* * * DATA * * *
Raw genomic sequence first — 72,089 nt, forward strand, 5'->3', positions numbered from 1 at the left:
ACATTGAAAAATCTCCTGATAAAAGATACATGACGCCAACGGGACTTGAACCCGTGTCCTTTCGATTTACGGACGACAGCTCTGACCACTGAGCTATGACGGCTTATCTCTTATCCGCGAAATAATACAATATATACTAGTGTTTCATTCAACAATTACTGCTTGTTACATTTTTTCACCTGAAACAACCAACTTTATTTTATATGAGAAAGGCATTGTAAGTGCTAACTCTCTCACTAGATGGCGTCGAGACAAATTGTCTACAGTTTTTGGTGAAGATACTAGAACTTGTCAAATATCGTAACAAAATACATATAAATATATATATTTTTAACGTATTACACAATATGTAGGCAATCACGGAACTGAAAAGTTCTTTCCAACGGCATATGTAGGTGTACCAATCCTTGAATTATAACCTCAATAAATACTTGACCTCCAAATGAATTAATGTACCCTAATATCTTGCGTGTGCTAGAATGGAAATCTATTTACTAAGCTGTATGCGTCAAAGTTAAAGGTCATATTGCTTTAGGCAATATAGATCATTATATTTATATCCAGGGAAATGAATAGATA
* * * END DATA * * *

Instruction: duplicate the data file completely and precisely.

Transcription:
Raw genomic sequence first — 72,089 nt, forward strand, 5'->3', positions numbered from 1 at the left:
ACATTGAAAAATCTCCTGATAAAAGATACATGACGCCAACGGGACTTGAACCCGTGTCCTTTCGATTTACGGACGACAGCTCTGACCACTGAGCTATGACGGCTTATCTCTTATCCGCGAAATAATACAATATATACTAGTGTTTCATTCAACAATTACTGCTTGTTACATTTTTTCACCTGAAACAACCAACTTTATTTTATATGAGAAAGGCATTGTAAGTGCTAACTCTCTCACTAGATGGCGTCGAGACAAATTGTCTACAGTTTTTGGTGAAGATACTAGAACTTGTCAAATATCGTAACAAAATACATATAAATATATATATTTTTAACGTATTACACAATATGTAGGCAATCACGGAACTGAAAAGTTCTTTCCAACGGCATATGTAGGTGTACCAATCCTTGAATTATAACCTCAATAAATACTTGACCTCCAAATGAATTAATGTACCCTAATATCTTGCGTGTGCTAGAATGGAAATCTATTTACTAAGCTGTATGCGTCAAAGTTAAAGGTCATATTGCTTTAGGCAATATAGATCATTATATTTATATCCAGGGAAATGAATAGATA